NanoBio 2007 Day Two Speaker: Chris Phoenix

Chris Phoenix is CRN’s Director of Research and has studied nanotechnology for more than 15 years. He has a BS in Symbolic Systems and an MS in Computer Science.

The following is paraphrased from Phoenix’s lecture “A History of Nanotechnology from 1959 to 2029”.

Some people like to trace the field of nanotechnology to 1959 to Richard Feynman and his classic talk, “There’s Plenty of Room at the Bottom“. At the time there had been plenty of work on colloid and electron microscopes. In the early 1980’s, Eric Drexler started publishing articles about how we could engineer at the nanoscale using proteins in a machine like manner.

This set the stage for Engines of Creation, Drexler’s popular book coining the phrase nanotech as well as introduced the concept of nanotechnology to the public. This book describes possibilities, and not the actual way that science could go about making it a reality; therefore, scientists decided that the book wasn’t worth anything and the ideas presented were not possible. A concept that still worries the lay population is the concept of ‘gray goo’, where nano-machines that are badly programmed run amock and destroy the biosphere, thereby destroying life as we know it. To this day there are proponents of the gray goo theory, especially in the anti-technology realms of criticism.

Early molecular manufacturing was based on the principles of biology: small manufacturing systems and organic-like chemistry that creates very high performance machines and high performance products.

Molecular Manufacturing’s Power: why we would like to pursue this line of thought.

  • Scaling laws – smaller is better working
  • Low friction and wear
  • General purpose manufacturing
  • Highly reliable operation
  • High material strength
  • Inexpensive material (carbon)

There were skeptics from the beginning; people assumed that only biological entities could replicate. Other questions were raised, such as how molecular manufacturing and resulting products would be powered and controlled, as well as questions of quantum uncertainties and the idea that chemistry was too unreliable to control properly.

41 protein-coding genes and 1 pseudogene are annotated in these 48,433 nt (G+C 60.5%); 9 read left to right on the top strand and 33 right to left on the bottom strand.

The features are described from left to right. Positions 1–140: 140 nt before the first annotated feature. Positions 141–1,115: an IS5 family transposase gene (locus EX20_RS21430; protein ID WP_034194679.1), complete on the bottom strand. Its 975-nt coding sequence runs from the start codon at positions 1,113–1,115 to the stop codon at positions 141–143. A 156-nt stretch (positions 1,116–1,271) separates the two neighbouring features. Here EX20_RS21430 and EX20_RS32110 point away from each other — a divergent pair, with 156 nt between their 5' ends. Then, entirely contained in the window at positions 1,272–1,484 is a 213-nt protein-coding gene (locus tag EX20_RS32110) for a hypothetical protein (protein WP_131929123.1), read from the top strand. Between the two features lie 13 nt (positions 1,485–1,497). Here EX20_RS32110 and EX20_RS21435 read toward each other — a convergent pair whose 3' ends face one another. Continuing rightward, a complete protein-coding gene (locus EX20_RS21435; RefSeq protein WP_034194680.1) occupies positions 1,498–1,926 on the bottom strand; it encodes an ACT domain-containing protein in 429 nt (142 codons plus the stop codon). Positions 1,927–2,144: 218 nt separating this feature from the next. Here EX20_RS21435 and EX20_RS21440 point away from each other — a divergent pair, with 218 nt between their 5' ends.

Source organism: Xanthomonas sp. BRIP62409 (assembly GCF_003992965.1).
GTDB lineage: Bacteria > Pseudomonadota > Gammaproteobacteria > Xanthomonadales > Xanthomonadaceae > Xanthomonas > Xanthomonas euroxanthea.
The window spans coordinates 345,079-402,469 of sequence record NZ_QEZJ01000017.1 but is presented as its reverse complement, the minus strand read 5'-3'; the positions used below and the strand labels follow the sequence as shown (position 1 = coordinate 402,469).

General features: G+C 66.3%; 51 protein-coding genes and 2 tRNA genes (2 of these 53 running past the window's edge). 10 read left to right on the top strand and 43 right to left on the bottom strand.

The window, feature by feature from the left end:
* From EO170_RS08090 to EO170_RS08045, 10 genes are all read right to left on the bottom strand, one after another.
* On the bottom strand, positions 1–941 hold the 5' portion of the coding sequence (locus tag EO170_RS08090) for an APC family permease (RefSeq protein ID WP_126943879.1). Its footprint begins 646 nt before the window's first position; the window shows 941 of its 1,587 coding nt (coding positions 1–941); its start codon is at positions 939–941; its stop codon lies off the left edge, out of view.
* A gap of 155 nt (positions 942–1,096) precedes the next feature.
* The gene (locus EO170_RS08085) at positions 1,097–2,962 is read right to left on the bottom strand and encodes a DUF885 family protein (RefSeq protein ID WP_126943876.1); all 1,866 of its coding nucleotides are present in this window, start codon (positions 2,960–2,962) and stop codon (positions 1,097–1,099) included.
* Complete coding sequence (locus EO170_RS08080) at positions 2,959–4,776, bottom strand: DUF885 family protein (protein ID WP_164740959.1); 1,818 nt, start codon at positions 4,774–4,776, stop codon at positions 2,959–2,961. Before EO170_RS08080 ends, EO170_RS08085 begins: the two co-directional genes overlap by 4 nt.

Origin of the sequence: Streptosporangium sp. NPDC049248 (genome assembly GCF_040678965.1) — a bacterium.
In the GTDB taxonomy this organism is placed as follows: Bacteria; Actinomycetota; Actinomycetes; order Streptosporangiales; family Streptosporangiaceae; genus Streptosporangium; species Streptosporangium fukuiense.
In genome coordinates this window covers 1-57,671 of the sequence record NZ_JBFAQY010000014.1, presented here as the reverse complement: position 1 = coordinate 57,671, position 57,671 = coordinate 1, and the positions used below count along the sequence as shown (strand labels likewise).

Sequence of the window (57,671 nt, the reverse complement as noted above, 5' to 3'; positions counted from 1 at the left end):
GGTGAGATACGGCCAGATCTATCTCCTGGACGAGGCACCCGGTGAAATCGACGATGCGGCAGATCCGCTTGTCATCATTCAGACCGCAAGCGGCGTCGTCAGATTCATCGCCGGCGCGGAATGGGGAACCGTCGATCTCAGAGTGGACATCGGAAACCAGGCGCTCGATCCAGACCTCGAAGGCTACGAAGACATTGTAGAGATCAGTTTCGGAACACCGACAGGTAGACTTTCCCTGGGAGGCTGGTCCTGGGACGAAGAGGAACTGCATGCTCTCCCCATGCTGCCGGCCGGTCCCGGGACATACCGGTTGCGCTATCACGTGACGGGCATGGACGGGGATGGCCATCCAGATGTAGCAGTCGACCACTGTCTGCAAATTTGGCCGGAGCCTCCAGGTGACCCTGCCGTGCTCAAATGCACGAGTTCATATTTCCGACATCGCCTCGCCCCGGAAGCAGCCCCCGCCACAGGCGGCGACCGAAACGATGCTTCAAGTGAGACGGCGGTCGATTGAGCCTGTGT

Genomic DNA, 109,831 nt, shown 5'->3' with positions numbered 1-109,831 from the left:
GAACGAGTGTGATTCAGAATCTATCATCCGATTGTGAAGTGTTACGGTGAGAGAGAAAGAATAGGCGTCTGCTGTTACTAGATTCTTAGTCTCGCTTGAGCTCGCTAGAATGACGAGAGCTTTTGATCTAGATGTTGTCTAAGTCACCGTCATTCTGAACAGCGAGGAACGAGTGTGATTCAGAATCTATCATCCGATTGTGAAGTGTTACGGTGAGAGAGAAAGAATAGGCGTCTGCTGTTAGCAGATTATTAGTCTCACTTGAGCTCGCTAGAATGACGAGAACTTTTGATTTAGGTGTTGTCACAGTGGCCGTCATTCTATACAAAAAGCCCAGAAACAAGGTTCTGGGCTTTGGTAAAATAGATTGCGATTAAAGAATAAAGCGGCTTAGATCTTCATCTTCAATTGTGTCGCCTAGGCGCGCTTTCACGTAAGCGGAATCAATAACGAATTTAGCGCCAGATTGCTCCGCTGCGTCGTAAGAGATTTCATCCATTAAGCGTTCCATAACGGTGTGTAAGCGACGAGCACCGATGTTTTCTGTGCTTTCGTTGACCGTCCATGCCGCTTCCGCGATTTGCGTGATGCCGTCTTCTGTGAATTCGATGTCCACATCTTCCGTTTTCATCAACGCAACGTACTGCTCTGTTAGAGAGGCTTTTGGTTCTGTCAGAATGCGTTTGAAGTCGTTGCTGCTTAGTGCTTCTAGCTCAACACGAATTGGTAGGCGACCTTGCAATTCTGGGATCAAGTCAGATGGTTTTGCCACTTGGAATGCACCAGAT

The first thoughts on nanomachinery applications were related to medicine. Scientists saw value in the technology in terms of body repairs and parts manufacturing, recovery from cryonic freezing, cellular building, and genetic repair. Medical nanorobots could navigate in the body easily as long as they had a power source and did not overheat the body as they worked.

In the 1990’s nanotechnology concepts started to mature and take root in Drexler’s Nanosystems. The book described the physics of nanosystems such as scaling laws and atomic-scale physics (e.g. superlubricity, discrete dimensions, quantum phenomena). The word “nanotechnology” was used underground by college students and lab scientists.

In the year 2000, nanotechnology went mainstream with the advent of a national Nanotechnology Initiative in the United States, US$1 billion in funding for nanotech defined as anything interesting and small. The gray goo problem also came to mainstream attention with Bill Joy’s “Why the future doesn’t need us“.

Nanoscale Technologies:

  • Build small objects and structures
  • Use big machines
  • Limited product range
  • Diverse but limited applications
  • Lots of cool physics tricks
  • Not just one technology; not even just one family
  • Materials, not products

From 2000 to 2007, nanoscale technology advanced in many directions. The not-for-profit organization CRN was founded in December 2002. Nanofactory architecture ventures were established all over the world including Zyvex, NanoRex, and Ideas Factory.

Phoenix wrote a 73 page paper called [PDF] “Design of a Primitive Nanofactory” in 2003. He postulated that once you have a machine that can take small molecules of carbon from other materials all you need is someone to engineer how to put them together. The factory design was rather large, though, and Burch and Drexler came up with a better architecture design in a short computer-animated film related in July 2005 and updated in 2006 called “Productive Nanosystems: From Molecules to Super Products“.

More recent technology advances include picking and placing a single silicon atom (Oyabu), [PDF] DNA staples (Rothmund), and many more.

Molecular manufacturing will continue to advance as designs get better and mainstream acceptance continues to grow. The future holds for us better computers; assemblers; implications in medicine; diamond fabrication by standing probe microscopes; manufacturing of other components such as alumina, sapphire, and silicon; brain machine interfaces; space flight; and planet-scale engineering.